As Liberal Democrats we have been championing the cause of ending indefinite detention for immigration purposes for some years now. We have strongly supported every move for the recommendations of the All Party Parliamentary Group (APPG) Inquiry into Immigration Detention, and the Government commissioned Shaw Review into the Welfare in Detention of Vulnerable Persons.
Two years ago the APPG said that “the UK detains too many people for far too long” and urged government to radically reform the detention system, starting with introducing a 28 day time limit.
18 months ago the Government was urged by the Shaw Report to act “boldly and without delay”. Statistics just released show that there has been no change in the trend of long-term detention. Thanks to Detention Forum for these graphs showing this so clearly.
Length of detention
Indefinite detention is having a terrible effect on health, and even worse effects on mental health of detainees. £76 million a year is wasted on long term detention of migrants who are ultimately released. Lives and money are being wasted.
You can read more in this excellent blog by Detention Forum here . There is also a good article in The Guardian by Paul Blomfield MP.
But you need to do more than read about it. Share it, put on social media, tweet it with #Time4aTimeLimit, contact the media and your MP about it.
Shaw Review II begins on September 4th and it is important that they know that there is a demand for not just tweaking the system around the edges, but a determined push for a drastic reduction on the use of immigration detention, AND it really is time for a time limit on detention.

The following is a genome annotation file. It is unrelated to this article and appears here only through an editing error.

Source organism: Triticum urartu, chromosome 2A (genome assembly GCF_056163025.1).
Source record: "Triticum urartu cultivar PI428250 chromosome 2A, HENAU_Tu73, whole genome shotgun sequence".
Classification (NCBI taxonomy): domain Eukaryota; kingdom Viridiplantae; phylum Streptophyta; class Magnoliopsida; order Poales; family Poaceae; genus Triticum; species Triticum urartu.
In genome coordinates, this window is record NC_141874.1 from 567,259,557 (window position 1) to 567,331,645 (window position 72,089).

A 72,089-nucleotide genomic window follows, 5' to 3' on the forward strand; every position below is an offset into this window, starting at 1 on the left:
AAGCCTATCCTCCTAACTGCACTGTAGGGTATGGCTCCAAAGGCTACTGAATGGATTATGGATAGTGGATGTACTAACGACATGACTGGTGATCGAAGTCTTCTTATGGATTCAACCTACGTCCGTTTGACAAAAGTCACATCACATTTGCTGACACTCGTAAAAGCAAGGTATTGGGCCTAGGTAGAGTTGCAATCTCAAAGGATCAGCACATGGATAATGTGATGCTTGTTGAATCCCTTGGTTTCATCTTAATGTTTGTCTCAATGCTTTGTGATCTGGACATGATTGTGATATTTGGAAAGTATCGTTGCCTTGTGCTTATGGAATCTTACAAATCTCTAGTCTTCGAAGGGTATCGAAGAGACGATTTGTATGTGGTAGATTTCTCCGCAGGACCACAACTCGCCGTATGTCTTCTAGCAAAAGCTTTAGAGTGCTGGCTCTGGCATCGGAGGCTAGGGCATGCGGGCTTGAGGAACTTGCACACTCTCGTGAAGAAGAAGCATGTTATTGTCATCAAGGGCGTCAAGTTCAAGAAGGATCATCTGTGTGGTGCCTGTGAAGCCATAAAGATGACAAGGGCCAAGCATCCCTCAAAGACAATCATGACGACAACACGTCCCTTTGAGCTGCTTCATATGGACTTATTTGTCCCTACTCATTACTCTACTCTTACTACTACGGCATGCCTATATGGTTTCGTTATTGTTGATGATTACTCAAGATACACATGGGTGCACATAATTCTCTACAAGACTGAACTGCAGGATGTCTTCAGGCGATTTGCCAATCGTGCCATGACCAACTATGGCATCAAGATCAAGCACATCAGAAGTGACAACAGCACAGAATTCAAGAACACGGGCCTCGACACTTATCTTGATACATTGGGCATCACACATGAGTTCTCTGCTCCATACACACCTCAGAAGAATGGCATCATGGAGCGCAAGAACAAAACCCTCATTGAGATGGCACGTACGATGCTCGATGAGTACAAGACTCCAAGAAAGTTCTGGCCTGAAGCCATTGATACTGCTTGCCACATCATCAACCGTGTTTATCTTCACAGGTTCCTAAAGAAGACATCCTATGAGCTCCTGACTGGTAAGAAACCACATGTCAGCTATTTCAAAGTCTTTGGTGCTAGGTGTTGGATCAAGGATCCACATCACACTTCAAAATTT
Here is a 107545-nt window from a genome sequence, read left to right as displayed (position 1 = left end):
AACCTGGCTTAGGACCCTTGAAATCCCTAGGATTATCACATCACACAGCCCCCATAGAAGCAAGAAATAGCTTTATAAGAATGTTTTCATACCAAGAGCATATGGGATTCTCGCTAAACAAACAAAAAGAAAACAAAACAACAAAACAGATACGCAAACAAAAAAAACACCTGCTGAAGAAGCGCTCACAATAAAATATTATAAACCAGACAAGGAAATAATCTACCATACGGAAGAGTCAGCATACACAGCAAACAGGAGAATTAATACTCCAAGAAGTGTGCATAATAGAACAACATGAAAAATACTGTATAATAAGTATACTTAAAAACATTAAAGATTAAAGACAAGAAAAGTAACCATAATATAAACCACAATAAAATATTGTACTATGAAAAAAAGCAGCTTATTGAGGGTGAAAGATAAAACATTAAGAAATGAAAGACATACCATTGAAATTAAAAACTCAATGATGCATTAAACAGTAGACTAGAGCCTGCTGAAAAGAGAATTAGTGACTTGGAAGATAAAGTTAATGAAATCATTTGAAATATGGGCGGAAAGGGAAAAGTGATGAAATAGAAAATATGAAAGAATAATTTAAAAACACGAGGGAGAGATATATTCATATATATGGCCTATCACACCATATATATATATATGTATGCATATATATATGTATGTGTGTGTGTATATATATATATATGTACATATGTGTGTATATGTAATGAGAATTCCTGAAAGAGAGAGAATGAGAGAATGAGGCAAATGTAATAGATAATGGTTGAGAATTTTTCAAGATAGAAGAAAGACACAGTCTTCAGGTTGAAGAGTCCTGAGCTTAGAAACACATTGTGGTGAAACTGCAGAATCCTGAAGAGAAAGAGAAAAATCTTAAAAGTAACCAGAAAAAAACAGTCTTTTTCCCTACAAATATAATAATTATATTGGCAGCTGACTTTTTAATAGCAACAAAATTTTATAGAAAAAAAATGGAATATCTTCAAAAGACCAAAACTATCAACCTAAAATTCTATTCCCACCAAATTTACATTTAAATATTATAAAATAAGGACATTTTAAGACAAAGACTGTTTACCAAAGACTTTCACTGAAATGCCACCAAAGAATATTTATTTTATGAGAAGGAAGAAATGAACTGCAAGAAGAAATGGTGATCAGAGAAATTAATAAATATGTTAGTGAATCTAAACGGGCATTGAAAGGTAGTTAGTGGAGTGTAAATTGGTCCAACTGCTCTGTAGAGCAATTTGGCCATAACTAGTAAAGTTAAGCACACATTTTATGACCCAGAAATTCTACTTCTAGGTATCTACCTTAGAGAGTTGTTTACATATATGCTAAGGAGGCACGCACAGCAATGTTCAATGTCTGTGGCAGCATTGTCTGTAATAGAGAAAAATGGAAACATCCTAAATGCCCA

people entering and in detention
Reasons for leaving detention
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Do have a look at our latest newsletter for news, campaigns and feedback on issues around asylum and refugees from a Lib Dem perspective. Also the latest on Lib Dem September conference.
LD4SOS have submitted this policy motion, of learning to communicate in English, in the hopes that it will be able to be discussed at our September Conference. Learning to communicate in English final words
(UPDATE – we are pleased to say that it has been accepted for debate at our conference)
Baroness Sally Hamwee said in a House of Lords debate :
Our regard for people is reflected in our language. I shall say a word about language and Refugee Action’s campaign Let Refugees Learn, a campaign to improve language provision to refugees. Being able to understand and make oneself understood is fundamental to integration. A young woman from the DRC has said:
“One thing I’ve realised, when you can’t talk to people, it’s really very hard. They smile but can’t talk to you and you can’t talk to them”.
There are English language classes with waiting lists of two years and close to 1,000 people, reductions in learning hours and the doubling of class sizes. Teaching English should be regarded as an investment in the often highly skilled and highly motivated people who seek asylum here. Words are our tools, so we should understand the need.